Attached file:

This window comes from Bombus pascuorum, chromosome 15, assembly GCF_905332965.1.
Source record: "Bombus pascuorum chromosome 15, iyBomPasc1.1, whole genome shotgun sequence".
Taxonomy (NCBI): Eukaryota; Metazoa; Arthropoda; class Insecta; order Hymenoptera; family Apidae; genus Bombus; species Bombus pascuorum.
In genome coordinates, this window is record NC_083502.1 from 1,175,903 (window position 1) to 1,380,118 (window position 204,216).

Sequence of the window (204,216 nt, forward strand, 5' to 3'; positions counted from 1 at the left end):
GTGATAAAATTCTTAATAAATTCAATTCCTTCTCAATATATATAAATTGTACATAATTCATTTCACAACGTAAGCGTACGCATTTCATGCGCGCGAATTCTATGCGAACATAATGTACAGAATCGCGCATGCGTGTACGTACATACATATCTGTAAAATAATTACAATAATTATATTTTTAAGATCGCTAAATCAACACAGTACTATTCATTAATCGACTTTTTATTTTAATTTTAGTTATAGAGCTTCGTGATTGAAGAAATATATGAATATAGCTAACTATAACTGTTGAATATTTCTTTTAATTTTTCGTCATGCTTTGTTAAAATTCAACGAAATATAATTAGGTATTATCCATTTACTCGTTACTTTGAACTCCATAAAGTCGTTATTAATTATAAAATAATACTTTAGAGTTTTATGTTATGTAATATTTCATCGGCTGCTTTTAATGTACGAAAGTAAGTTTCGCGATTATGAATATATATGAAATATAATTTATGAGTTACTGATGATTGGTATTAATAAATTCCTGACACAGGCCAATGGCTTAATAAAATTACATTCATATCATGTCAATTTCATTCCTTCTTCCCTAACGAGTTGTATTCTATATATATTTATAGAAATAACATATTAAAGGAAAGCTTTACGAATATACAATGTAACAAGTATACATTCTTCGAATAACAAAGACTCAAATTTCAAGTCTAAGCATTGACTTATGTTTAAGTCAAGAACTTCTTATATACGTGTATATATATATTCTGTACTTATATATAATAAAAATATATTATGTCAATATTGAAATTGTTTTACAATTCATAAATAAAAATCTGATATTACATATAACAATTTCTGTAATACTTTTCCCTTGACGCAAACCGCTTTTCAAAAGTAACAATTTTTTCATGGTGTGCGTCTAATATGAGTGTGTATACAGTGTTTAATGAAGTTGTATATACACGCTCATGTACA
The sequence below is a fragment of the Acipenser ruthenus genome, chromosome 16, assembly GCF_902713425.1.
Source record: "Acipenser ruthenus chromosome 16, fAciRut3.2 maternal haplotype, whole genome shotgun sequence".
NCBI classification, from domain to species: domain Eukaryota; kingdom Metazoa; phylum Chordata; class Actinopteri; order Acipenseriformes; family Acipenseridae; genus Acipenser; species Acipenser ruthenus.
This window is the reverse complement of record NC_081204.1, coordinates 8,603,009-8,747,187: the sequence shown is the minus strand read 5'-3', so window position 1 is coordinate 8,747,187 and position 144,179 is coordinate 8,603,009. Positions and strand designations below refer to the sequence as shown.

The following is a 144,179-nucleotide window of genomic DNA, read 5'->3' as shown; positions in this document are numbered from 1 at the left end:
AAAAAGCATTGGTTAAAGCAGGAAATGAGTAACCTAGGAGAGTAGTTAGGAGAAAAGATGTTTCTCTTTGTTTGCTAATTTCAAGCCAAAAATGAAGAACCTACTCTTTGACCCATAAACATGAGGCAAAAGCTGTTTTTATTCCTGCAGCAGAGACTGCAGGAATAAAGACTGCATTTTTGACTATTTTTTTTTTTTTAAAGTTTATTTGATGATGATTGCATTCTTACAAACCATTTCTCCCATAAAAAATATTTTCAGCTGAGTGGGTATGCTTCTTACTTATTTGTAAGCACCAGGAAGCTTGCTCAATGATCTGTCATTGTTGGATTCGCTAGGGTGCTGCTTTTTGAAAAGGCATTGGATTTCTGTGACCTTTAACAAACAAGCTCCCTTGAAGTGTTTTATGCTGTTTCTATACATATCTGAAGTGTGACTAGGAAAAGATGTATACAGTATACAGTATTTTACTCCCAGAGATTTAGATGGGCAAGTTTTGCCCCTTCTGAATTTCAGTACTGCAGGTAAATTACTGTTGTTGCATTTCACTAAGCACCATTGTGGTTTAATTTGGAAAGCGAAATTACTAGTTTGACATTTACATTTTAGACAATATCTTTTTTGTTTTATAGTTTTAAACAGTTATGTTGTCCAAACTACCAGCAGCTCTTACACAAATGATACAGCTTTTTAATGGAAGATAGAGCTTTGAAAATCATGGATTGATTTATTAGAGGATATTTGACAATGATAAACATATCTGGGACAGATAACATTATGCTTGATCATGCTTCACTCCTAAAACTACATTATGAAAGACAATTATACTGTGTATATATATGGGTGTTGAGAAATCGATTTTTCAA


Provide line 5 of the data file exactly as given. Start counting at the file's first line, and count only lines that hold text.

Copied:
Sequence of the window (204,216 nt, forward strand, 5' to 3'; positions counted from 1 at the left end):